NEW ORLEANS--A federal appeals court panel appeared sympathetic on Tuesday to Republican efforts to overturn Obamacare, expressing skepticism to Democratic calls to overturn the ruling of a Texas judge who found the landmark U.S. healthcare reform law unconstitutional.
Two Republican-appointed members of the three-judge panel of the 5th U.S. Circuit Court of Appeals sharply questioned lawyers for a group of Democratic state attorneys general and the Democratic-led U.S. House of Representatives defending the Affordable Care Act.
Republicans including President Donald Trump have repeatedly and unsuccessfully tried to repeal the ACA since it was passed in 2010. The Justice Department would normally defend a federal law, but Trump's administration has declined to do so in a challenge by 18 Republican-led states.
The court made no decision on Tuesday. Whichever way it rules, the decision could prompt an appeal to the U.S. Supreme Court, potentially setting up a major legal battle over healthcare for tens of millions of Americans in the midst of the 2020 U.S. presidential election.
The judges focused on whether Obamacare lost its legal justification after Trump in 2017 signed a law that eliminated a tax penalty used to enforce the law's mandate that all Americans buy health insurance. "If you no longer have the tax, why isn't it unconstitutional?" Judge Jennifer Elrod, who was appointed by Republican President George W. Bush, asked during Tuesday's hearing on a sweltering day in New Orleans.
Judge Kurt Engelhardt, a Trump appointee, asked why if Congress thought the law had so many "excellent ideas" unrelated to its "linchpin" mandate, it would not have taken steps to ensure the rest of the law would not be struck down as well. "There's a political solution here that you, various parties are asking this court to roll up its sleeves and get involved in," Engelhardt said.
A coalition of Democratic state attorneys general led by California's Xavier Becerra stepped up to defend the signature achievement of Trump's Democratic predecessor, Barack Obama. The House of Representatives intervened after Democrats won control in the November midterm elections, during which many focused their campaigns on defending Obamacare.
Republican opponents call the law an unwarranted intervention by government in health insurance markets, while supporters say striking it down would threaten the healthcare of 20 million people who have gained insurance since its enactment. In 2012, a divided U.S. Supreme Court upheld most of its provisions, including the individual mandate, which requires people to obtain insurance or pay a penalty.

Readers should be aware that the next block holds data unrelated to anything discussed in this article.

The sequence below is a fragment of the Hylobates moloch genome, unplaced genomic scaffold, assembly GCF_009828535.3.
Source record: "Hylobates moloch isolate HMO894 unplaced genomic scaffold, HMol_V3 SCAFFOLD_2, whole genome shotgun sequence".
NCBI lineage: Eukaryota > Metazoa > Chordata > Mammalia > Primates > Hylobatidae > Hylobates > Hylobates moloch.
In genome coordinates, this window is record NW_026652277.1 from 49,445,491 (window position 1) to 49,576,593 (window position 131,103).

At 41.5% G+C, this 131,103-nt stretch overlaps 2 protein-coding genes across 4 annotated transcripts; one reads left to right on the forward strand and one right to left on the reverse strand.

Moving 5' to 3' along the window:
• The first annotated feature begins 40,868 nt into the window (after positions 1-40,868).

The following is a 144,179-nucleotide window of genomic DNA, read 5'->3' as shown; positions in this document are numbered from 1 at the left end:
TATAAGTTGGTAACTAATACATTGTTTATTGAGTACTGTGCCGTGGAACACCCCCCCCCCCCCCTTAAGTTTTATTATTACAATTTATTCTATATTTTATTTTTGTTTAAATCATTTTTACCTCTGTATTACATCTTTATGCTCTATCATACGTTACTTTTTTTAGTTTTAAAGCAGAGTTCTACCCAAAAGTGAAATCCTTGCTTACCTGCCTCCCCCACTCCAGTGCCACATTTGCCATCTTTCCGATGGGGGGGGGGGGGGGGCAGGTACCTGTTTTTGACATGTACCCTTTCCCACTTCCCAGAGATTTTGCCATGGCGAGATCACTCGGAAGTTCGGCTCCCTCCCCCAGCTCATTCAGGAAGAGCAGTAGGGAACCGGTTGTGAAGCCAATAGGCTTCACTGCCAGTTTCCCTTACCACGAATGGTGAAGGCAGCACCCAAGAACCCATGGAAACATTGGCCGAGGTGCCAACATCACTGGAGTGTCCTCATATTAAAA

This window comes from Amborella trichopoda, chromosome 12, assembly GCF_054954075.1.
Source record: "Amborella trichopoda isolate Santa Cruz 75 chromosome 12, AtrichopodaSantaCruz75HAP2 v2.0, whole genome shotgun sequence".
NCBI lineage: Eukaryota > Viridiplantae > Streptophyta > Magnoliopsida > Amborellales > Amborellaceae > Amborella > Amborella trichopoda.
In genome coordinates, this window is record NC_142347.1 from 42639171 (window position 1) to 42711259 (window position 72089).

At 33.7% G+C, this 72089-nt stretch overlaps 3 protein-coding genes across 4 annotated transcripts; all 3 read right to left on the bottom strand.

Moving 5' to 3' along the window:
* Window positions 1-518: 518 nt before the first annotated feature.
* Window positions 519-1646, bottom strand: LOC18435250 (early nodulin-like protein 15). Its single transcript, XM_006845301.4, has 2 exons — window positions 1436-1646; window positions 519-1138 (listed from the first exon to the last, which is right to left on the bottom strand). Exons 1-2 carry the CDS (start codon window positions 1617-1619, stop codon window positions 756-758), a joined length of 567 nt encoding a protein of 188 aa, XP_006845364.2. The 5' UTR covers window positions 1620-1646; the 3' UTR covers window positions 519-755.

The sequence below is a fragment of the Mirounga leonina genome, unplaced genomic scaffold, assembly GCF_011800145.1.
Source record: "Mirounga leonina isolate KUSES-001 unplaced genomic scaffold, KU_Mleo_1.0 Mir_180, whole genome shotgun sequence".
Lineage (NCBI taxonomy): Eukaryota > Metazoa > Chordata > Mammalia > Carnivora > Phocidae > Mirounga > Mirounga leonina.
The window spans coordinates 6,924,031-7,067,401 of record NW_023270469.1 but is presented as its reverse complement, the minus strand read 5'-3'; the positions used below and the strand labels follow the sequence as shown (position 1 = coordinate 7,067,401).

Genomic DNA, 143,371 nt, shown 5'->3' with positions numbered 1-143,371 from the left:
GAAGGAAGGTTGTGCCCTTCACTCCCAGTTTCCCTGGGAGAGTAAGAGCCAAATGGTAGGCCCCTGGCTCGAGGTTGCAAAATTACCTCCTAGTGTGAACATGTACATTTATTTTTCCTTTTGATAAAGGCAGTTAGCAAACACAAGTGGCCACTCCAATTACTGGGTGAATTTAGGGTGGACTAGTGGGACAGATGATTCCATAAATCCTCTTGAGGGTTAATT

The mandate compelled healthy people to buy insurance to offset sicker patients' costs after Obamacare barred insurers from denying coverage to people with pre-existing health conditions. The Supreme Court's conservative majority found Congress could not constitutionally order people to buy insurance. But Chief Justice John Roberts joined the court's four liberal members to hold the mandate was a valid exercise of Congress' tax power.
After Trump signed a tax bill passed by a Republican-led Congress that reduced the tax penalty to zero dollars, a coalition of Republican-led states headed by Texas sued, alleging the tax penalty's elimination rendered Obamacare unconstitutional. In December 2018, U.S. District Judge Reed O'Connor in Fort Worth, Texas, agreed. O'Connor, who was also nominated by George W. Bush, said that because Obamacare called the mandate "essential," the entire law must be struck down.
Kyle Hawkins, Texas' solicitor general, said "essential" language was all the 5th Circuit needed to look at to see the entire law should be struck down. "The best evidence is the text itself," he said.
Douglas Letter, the House of Representatives' general counsel, argued that since Congress had not repealed the rest of Obamacare, it never intended to invalidate the entire law. "Courts are required to give a statute a constitutional interpretation if you can and save everything unless Congress prefers no statute," he argued.
The Justice Department initially argued the mandate was unconstitutional but most of Obamacare could be severed from it. But it argued on appeal that rest of the law cannot be severed.